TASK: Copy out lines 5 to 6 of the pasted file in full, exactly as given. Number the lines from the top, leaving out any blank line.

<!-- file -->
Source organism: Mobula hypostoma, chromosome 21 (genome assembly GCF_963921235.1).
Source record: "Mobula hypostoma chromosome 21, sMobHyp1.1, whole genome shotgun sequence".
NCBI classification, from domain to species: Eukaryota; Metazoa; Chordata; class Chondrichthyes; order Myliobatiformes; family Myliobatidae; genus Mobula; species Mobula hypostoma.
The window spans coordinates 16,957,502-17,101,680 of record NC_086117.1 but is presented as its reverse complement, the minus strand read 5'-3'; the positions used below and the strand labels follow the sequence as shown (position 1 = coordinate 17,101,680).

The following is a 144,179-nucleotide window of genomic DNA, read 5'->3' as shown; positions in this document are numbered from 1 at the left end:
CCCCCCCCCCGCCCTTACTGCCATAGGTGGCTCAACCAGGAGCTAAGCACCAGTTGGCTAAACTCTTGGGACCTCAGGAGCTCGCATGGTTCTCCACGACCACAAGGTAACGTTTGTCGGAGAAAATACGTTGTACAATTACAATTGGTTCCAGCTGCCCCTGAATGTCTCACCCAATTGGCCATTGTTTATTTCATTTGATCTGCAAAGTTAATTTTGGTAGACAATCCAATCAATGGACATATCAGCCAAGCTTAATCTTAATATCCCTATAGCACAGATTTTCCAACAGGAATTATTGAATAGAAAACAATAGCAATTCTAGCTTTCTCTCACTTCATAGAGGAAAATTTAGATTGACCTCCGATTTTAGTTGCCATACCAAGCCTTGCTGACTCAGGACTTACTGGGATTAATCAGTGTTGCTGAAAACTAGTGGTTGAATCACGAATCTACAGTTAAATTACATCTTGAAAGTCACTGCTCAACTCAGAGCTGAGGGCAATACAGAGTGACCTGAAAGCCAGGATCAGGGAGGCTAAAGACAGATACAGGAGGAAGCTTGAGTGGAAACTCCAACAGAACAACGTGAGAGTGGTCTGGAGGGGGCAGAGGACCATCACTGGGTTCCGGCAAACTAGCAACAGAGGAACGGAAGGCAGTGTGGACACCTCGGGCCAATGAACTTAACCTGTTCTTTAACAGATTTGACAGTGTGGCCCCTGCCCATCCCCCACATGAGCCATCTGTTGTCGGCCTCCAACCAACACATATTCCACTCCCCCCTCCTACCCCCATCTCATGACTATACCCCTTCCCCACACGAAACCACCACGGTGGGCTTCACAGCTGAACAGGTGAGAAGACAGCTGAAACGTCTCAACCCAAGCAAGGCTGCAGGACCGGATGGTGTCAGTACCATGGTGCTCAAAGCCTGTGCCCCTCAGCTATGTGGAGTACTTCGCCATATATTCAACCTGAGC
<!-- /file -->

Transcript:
The following is a 144,179-nucleotide window of genomic DNA, read 5'->3' as shown; positions in this document are numbered from 1 at the left end:
CCCCCCCCCCGCCCTTACTGCCATAGGTGGCTCAACCAGGAGCTAAGCACCAGTTGGCTAAACTCTTGGGACCTCAGGAGCTCGCATGGTTCTCCACGACCACAAGGTAACGTTTGTCGGAGAAAATACGTTGTACAATTACAATTGGTTCCAGCTGCCCCTGAATGTCTCACCCAATTGGCCATTGTTTATTTCATTTGATCTGCAAAGTTAATTTTGGTAGACAATCCAATCAATGGACATATCAGCCAAGCTTAATCTTAATATCCCTATAGCACAGATTTTCCAACAGGAATTATTGAATAGAAAACAATAGCAATTCTAGCTTTCTCTCACTTCATAGAGGAAAATTTAGATTGACCTCCGATTTTAGTTGCCATACCAAGCCTTGCTGACTCAGGACTTACTGGGATTAATCAGTGTTGCTGAAAACTAGTGGTTGAATCACGAATCTACAGTTAAATTACATCTTGAAAGTCACTGCTCAACTCAGAGCTGAGGGCAATACAGAGTGACCTGAAAGCCAGGATCAGGGAGGCTAAAGACAGATACAGGAGGAAGCTTGAGTGGAAACTCCAACAGAACAACGTGAGAGTGGTCTGGAGGGGGCAGAGGACCATCACTGGGTTCCGGCAAACTAGCAACAGAGGAACGGAAGGCAGTGTGGACACCTCGGGCCAATGAACTTAACCTGTTCTTTAACAGATTTGACAGTGTGGCCCCTGCCCATCCCCCACATGAGCCATCTGTTGTCGGCCTCCAACCAACACATATTCCACTCCCCCCTCCTACCCCCATCTCATGACTATACCCCTTCCCCACACGAAACCACCACGGTGGGCTTCACAGCTGAACAGGTGAGAAGACAGCTGAAACGTCTCAACCCAAGCAAGGCTGCAGGACCGGATGGTGTCAGTACCATGGTGCTCAAAGCCTGTGCCCCTCAGCTATGTGGAGTACTTCGCCATATATTCAACCTGAGC